Saturday, Oct 4th, 9 p.m., $10 admission
@ Track One (1209 4th Ave. South – Corner of 4th and Chestnut)

Feb 272014

Travis Janssen’s “Conversion/Convergence” coming to Seed Space

The March 1st Arts & Music @ Wedgewood/Houston is an art crawl you can’t miss. The David Lusk Gallery adjacent to Zeitgeist is opening to the public for the first time. Seed Space is exhibiting a killer show featuring Travis Janssen’s multi-media installation “Conversion/Convergence,” an ingenious projection through a box fan. Nearly all the WeHo galleries have new exhibits, including Ovvio Arte, Zeitgeist444 Humphreys, Julia Martin Gallery and Ground Floor Gallery.

I helped put together two shows at the Track One warehouse that I’m incredibly excited about. From 5:30 to 9 p.m., Nashville experimental/electronic artist Carl Oliver will stand in the center of the huge Track One warehouse and perform a longform modular synth improvisation. Because it’s modular, he’ll be rerouting patch cables on the fly. It’s going to be especially cool after the sun goes down. Imagine walking into the warehouse to find a distant figure lit by a single lamp. Walk around the giant room and explore its natural reverb as the music interacts with the space. Check back throughout the night to hear how the improv evolves. Learn more about the Track One events at the Facebook event page.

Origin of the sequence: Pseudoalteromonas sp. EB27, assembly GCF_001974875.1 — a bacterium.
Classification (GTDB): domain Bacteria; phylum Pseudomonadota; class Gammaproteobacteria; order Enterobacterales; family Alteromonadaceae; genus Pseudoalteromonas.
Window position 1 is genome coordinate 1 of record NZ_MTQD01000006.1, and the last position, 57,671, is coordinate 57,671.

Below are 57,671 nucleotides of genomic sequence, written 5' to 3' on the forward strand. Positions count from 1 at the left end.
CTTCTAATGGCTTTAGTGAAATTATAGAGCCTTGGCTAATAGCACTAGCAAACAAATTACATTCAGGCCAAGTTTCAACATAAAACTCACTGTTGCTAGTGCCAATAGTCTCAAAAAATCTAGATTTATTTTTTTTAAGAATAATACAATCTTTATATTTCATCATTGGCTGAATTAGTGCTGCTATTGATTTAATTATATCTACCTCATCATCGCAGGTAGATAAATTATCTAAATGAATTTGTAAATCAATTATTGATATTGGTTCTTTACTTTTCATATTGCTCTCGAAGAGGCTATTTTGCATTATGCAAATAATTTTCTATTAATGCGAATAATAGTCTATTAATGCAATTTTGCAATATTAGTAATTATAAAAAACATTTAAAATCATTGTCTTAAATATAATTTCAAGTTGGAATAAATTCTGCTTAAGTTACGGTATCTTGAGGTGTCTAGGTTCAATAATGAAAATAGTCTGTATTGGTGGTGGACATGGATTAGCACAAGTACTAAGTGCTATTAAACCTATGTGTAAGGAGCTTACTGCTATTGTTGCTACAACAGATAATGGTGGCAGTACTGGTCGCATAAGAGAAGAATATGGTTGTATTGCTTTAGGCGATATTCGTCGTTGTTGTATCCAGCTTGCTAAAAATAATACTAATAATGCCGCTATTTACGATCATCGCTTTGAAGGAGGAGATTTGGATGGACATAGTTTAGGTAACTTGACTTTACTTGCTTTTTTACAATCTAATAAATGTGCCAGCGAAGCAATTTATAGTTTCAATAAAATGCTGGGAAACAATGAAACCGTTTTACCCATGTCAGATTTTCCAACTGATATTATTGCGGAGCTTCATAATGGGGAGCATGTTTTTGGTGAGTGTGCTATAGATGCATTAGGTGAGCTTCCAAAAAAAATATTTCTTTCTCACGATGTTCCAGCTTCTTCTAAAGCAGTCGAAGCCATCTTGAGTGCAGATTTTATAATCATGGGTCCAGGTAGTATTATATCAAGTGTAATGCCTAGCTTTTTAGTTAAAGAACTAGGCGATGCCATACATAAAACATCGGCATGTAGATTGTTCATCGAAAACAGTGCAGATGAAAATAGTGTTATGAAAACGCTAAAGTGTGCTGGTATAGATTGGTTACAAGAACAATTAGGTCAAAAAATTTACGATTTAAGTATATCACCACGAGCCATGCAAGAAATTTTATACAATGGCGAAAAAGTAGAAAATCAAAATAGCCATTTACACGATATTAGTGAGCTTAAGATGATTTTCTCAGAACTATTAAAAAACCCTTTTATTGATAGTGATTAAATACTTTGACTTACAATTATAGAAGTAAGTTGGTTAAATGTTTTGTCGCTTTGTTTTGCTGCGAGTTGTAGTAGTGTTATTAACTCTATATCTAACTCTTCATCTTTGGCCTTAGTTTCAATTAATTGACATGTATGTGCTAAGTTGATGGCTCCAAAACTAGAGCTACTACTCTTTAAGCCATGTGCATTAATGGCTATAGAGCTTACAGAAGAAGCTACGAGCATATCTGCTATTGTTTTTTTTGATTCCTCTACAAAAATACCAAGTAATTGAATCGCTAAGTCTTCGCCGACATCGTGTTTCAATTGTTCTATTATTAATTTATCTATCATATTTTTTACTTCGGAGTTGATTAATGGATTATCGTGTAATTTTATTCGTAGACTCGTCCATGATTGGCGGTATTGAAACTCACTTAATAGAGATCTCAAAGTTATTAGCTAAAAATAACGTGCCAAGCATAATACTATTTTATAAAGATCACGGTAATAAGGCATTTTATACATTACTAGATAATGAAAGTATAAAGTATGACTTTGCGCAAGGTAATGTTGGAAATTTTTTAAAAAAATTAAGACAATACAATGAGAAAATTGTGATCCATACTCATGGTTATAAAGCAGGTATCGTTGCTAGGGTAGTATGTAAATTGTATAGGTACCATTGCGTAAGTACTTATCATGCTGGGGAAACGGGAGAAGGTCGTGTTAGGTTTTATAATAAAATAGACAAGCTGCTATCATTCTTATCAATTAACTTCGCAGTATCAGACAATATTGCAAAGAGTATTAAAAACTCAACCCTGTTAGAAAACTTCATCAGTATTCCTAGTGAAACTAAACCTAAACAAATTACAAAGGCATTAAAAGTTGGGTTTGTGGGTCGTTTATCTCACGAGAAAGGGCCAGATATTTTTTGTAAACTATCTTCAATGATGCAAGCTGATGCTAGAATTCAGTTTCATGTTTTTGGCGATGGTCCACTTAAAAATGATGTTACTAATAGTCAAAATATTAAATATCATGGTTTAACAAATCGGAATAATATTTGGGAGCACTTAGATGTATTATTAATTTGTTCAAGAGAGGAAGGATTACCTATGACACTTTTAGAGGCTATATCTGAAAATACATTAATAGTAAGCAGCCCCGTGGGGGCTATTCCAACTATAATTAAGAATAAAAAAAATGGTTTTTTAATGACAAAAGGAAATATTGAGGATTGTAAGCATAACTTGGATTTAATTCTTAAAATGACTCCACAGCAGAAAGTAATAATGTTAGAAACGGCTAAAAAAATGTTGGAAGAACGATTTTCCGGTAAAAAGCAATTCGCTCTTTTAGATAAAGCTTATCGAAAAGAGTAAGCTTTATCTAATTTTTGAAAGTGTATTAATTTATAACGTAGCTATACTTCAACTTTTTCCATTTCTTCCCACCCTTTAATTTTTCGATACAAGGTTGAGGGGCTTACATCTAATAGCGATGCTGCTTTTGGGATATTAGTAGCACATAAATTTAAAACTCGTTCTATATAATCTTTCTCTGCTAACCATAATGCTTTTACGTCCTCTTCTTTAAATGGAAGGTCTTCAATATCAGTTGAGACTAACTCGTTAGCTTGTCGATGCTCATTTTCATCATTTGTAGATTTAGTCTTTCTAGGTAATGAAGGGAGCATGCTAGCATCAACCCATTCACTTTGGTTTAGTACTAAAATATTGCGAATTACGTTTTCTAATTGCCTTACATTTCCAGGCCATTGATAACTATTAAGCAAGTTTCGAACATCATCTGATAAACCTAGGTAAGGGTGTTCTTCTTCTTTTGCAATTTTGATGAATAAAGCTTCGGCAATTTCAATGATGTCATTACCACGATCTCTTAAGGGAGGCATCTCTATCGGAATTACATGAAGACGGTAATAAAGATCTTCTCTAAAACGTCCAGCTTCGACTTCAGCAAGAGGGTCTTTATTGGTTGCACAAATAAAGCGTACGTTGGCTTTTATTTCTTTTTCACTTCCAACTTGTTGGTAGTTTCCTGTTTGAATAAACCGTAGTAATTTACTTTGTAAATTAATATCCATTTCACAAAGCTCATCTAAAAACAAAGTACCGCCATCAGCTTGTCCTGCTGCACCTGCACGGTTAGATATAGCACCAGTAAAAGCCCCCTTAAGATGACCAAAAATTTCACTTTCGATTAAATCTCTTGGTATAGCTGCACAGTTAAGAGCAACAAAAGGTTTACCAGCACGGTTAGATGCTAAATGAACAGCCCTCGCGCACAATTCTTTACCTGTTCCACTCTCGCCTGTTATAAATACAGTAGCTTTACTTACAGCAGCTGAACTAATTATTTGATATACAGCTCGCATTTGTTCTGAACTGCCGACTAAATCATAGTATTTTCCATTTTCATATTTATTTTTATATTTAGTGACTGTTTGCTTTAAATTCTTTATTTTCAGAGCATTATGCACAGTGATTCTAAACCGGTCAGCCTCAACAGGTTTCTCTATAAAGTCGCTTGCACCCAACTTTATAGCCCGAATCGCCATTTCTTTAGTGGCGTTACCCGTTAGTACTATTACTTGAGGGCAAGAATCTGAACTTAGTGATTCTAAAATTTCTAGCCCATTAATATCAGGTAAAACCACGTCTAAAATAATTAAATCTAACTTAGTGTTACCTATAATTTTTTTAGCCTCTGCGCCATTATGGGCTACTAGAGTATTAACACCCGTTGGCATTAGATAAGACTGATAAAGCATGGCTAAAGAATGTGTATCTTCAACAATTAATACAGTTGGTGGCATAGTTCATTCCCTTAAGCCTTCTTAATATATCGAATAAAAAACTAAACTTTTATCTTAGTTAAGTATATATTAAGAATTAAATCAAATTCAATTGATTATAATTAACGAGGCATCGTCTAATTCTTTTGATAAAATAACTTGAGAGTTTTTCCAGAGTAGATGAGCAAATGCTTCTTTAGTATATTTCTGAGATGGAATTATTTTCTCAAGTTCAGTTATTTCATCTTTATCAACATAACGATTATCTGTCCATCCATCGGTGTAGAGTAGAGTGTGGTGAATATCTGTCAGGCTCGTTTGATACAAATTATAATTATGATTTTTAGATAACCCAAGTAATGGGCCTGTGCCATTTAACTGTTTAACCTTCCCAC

A little after 9p.m., the space will transform into a giant multimedia experience for the glitch art showcase LightJazz. Morgan Higby-Flowers is curating a show featuring Watkins visiting artists Nick Briz and Jon Satrom and several Nashville new media artists. The event is a part of Higby-Flowers’ RipZipRarLANd, four day event featuring Briz and Satrom. RipZipRarLANd starts with a NO MEDIA show at Noa Noa and ends with a Watkins gallery opening. Learn more at the RipZipRarLANd Facebook event page.